That fact that 4-year old Valéria’s tinkling around on the forbidden piano demonstrated a natural ear for music comes as no surprise when you look at her family. Her paternal grandfather played both the flute and the violin, and her father played guitar in addition to the aforementioned piano. Recognizing her latent skills, Dona Marlene paid for her to start piano lessons with Ângela Maria Rizzo – quite a different result than the punishment Valéria expected for flagrantly disobeying the rules. At age 6 Valéria’s family moved to Brazil’s newly built capital Brasília where her lessons continued with a new teacher, Maria da Glória. Valéria recalls beginning to write songs in a conscious and deliberate fashion at the age of 10, when she wrote Adolescente, inspired by a neighboring boy she was crushing hard on. Jumping forward to 1981, we find Valéria still residing in Brasília, performing as a backup vocalist for the singer-songwriter, Herberto Filho, son of noted journalist and writer, Herberto Salles. It was while touring Filho’s 1981 album Palladar that Valéria met pianist, composer, and arranger Darcy de Paulo, founder of PPA, an independent label dedicated to showcasing unsigned and new talent. He quickly convinced Valéria to come to Rio, record some of her songs, and release her debut 7″ EP on PPA. To finance her trip to Rio, Valéria had to sell the most valuable thing she owned: her motorcycle, which her dad had helped her to purchase.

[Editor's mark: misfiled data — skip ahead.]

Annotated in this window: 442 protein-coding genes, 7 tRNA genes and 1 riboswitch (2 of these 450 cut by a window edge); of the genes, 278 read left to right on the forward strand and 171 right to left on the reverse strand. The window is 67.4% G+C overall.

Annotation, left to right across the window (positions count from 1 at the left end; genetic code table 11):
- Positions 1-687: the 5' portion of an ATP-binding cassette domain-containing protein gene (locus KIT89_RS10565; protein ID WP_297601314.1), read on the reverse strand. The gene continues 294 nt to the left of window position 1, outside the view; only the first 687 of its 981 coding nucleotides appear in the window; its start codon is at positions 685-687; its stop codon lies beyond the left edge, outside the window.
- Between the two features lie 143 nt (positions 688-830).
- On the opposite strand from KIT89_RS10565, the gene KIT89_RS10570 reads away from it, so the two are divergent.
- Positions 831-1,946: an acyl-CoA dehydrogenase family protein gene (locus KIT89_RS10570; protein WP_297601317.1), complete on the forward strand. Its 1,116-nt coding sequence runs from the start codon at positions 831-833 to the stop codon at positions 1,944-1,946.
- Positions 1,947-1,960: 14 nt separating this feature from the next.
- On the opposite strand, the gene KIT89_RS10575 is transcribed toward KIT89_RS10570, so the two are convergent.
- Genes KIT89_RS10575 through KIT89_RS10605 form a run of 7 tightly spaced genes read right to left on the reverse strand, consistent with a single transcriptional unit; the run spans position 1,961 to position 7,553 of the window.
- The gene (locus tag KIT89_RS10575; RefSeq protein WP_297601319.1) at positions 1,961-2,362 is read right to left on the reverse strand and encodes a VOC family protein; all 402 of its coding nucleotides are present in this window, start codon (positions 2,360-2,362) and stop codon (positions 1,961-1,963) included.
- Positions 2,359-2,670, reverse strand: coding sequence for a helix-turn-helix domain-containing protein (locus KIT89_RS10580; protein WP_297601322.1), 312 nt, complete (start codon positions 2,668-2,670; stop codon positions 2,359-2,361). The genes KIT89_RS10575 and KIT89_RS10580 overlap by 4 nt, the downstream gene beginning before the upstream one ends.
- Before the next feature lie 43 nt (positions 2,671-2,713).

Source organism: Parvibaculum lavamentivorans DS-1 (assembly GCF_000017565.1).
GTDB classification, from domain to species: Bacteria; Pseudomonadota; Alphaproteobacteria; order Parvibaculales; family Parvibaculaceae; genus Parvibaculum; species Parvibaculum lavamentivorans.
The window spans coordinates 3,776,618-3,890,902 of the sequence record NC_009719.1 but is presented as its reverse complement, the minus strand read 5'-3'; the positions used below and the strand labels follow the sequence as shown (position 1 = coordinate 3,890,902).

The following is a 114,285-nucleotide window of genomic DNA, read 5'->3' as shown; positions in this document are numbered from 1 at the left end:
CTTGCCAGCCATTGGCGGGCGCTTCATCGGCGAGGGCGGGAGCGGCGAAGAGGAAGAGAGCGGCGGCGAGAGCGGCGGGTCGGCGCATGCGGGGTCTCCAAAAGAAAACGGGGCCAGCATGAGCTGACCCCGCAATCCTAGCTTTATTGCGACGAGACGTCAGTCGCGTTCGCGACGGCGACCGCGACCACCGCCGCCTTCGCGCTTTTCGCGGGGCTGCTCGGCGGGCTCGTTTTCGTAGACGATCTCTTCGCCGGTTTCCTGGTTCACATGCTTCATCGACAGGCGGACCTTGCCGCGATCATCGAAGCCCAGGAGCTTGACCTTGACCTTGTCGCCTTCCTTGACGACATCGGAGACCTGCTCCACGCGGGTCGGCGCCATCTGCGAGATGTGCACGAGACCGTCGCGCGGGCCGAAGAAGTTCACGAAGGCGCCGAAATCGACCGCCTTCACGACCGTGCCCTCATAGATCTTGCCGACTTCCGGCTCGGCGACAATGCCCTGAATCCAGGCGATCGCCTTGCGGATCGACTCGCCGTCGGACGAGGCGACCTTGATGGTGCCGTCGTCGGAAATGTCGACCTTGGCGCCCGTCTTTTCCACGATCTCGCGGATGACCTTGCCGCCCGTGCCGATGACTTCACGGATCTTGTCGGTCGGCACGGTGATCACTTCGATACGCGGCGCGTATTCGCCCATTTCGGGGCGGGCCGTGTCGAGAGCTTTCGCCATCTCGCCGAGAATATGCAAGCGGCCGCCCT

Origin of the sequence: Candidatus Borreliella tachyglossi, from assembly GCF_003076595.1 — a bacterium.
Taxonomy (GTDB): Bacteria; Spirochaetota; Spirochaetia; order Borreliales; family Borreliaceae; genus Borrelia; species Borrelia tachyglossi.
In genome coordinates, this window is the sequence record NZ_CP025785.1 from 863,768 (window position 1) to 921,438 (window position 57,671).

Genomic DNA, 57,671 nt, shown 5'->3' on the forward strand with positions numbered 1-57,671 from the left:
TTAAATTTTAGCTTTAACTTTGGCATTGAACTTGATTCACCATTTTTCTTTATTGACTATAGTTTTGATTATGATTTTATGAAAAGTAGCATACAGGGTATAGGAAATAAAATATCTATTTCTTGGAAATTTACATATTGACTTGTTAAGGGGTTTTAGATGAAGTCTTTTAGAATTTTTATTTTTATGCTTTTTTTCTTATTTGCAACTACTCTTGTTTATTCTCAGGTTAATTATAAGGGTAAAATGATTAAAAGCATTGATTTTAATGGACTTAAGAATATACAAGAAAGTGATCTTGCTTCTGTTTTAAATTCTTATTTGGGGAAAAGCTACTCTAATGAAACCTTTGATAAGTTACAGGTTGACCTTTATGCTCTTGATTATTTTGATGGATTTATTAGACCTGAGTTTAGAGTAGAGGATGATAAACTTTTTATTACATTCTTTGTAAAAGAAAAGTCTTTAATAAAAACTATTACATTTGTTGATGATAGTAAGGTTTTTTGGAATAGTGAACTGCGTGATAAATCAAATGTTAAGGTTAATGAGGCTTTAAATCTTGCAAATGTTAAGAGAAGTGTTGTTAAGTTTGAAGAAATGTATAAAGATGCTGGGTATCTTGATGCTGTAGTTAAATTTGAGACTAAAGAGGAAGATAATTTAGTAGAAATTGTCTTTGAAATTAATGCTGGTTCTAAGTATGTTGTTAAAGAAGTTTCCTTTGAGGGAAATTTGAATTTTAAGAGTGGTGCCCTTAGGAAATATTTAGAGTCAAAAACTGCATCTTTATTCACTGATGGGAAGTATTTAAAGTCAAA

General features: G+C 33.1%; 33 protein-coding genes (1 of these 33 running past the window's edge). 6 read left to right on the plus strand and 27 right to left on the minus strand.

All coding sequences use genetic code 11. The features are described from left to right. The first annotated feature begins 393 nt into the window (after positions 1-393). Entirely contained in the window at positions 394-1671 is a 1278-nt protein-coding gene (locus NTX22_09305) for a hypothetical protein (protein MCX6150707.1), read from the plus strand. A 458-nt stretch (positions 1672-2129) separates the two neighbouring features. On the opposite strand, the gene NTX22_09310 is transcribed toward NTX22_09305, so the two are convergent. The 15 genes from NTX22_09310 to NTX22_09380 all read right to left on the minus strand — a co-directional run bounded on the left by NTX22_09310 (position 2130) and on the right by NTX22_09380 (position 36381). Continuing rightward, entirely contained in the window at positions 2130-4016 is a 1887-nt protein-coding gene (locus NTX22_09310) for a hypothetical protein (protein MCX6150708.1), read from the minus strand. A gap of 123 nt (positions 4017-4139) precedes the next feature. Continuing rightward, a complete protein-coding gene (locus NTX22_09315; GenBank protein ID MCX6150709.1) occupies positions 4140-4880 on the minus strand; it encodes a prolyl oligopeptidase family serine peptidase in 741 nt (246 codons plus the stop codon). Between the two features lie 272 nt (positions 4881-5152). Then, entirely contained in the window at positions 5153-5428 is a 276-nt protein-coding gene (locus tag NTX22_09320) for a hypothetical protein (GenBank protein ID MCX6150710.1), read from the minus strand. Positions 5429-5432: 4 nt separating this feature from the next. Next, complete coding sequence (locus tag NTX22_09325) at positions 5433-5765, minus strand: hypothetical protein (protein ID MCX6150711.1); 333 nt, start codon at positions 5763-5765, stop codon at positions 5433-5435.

Ready, with cash in hand for recording, bus fare, and pocket money, she jumped on an overnight bus from Brasília to Rio. Arriving in Rio early in the morning after an all-night trip, she went straight to meet Darcy to sort out the details of her recording session which was to take place in two days’ time. She stayed at her cousin, and sometime writing partner, Resende’s house in a suburb of Rio and on the morning of recording, navigated her way, firstly on a packed bus and then by foot to TOK Studio in Botafogo, in Rio’s Zona Sul. They arrived a little before 10 am to find Darcy and the musicians awaiting them, sheet music at the ready.
Entering a professional recording studio for the first time is an unforgettable sensation for anyone, but Valéria was absolutely stunned by the recording equipment, the instruments, the monstrously large mixing desk, and the whole crew of technicians and musicians, all there to record HER first record. The magic of the recording studio was about to happen. Without even pausing for breakfast, they launched straight into it and the 4 songs that would make up her debut EP were recorded in just 6 hours, both vocals and backing tracks. On the track Artimanhas, a technical glitch made it impossible to remove Valéria’s guide vocal, forcing her to “double-track” the guide with the final vocal on the finished version. While this was a source of both frustration and embarrassment for Darcy, it did nothing to dampen the joy Valéria felt in recording while recording her first record.